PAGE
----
In his excellent op-ed in the Washington Post, Princeton professor, Kwame Anthony Appiah, imagines what future generations will condemn us for, as we have condemned our ancestors for slavery and women’s disenfranchisement. Appiah mentions our prison systems, factory farming, and the isolation and institutionalization of our elderly.
I think our descendants will also condemn us for how we chose to educate children and teens in our school systems. I believe that future generations will decry the rote memorization approaches (practiced long after facts were readily available on hand-held computers) and which failed to address a changing world in need of innovative approaches to solving systemic problems. They will wonder why it took so long to transform schooling so that it was relevant to a changed and changing world and marvel that we suppressed our children’s creativity when it was so crucial to cultivate it. They will wonder how we made “competing in a global economy” our educational goal rather than educating a generation of solutionaries who could create systems that were humane, sustainable and just, and how we justified making children sit in chairs all day while we poured often outdated knowledge into their minds and tested them repeatedly in multiple choice formats rather than engaging their minds, hands, and hearts toward learning that helped them become engaged citizens and changemakers through whatever careers they pursued.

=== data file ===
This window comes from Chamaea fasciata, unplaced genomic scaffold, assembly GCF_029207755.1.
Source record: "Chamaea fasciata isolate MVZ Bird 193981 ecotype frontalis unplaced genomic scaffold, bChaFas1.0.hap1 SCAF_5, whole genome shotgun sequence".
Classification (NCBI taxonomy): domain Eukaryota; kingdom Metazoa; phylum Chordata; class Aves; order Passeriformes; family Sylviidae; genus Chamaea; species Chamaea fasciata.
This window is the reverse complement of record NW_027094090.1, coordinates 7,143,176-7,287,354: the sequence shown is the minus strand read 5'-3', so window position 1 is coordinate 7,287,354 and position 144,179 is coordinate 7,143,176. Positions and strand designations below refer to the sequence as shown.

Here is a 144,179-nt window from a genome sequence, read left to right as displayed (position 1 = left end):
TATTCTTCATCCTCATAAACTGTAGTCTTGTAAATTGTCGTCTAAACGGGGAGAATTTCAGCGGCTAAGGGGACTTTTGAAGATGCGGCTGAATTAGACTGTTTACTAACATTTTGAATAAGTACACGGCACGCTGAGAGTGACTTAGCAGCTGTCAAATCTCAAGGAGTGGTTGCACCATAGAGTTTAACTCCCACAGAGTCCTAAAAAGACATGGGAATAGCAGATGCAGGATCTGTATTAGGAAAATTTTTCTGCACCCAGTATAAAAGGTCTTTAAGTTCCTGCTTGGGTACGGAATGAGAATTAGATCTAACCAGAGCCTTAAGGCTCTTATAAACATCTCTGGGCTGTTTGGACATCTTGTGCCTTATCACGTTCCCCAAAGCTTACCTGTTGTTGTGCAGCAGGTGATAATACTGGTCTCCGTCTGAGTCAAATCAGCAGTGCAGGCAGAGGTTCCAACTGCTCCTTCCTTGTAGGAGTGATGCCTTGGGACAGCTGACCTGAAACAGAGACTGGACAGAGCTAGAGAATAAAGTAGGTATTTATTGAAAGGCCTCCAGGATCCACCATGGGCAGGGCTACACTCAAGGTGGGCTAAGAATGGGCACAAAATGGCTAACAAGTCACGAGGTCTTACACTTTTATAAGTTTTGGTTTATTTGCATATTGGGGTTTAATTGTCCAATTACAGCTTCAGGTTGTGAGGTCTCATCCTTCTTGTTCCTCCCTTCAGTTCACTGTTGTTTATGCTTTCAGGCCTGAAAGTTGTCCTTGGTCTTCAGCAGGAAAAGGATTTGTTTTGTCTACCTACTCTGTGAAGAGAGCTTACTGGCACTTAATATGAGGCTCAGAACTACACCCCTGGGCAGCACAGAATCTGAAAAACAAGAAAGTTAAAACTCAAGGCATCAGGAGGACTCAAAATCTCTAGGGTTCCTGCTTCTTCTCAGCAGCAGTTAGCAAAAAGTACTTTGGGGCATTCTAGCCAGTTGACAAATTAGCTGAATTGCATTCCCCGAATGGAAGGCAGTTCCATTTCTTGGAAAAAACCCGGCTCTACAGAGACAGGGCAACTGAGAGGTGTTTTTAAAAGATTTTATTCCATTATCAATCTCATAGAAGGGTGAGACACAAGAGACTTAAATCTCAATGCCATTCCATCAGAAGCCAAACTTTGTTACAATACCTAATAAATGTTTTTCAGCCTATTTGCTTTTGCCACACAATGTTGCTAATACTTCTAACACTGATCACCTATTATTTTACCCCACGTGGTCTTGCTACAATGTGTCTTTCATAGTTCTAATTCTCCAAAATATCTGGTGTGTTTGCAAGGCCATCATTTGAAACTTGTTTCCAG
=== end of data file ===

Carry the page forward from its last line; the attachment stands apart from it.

There are so many arenas that future generations will criticize, but perhaps none is more likely to produce such a critical-thinking generation as quickly as addressing schooling, so that all the other systems that are inhumane, unjust, and unhealthy can be readily transformed. Let’s address schooling now and there will be much less to condemn us for later.
Zoe Weil, President of the Institute for Humane Education and author of Most Good, Least Harm and The Power and Promise of Humane Education
Image courtesy of sbug via Creative Commons.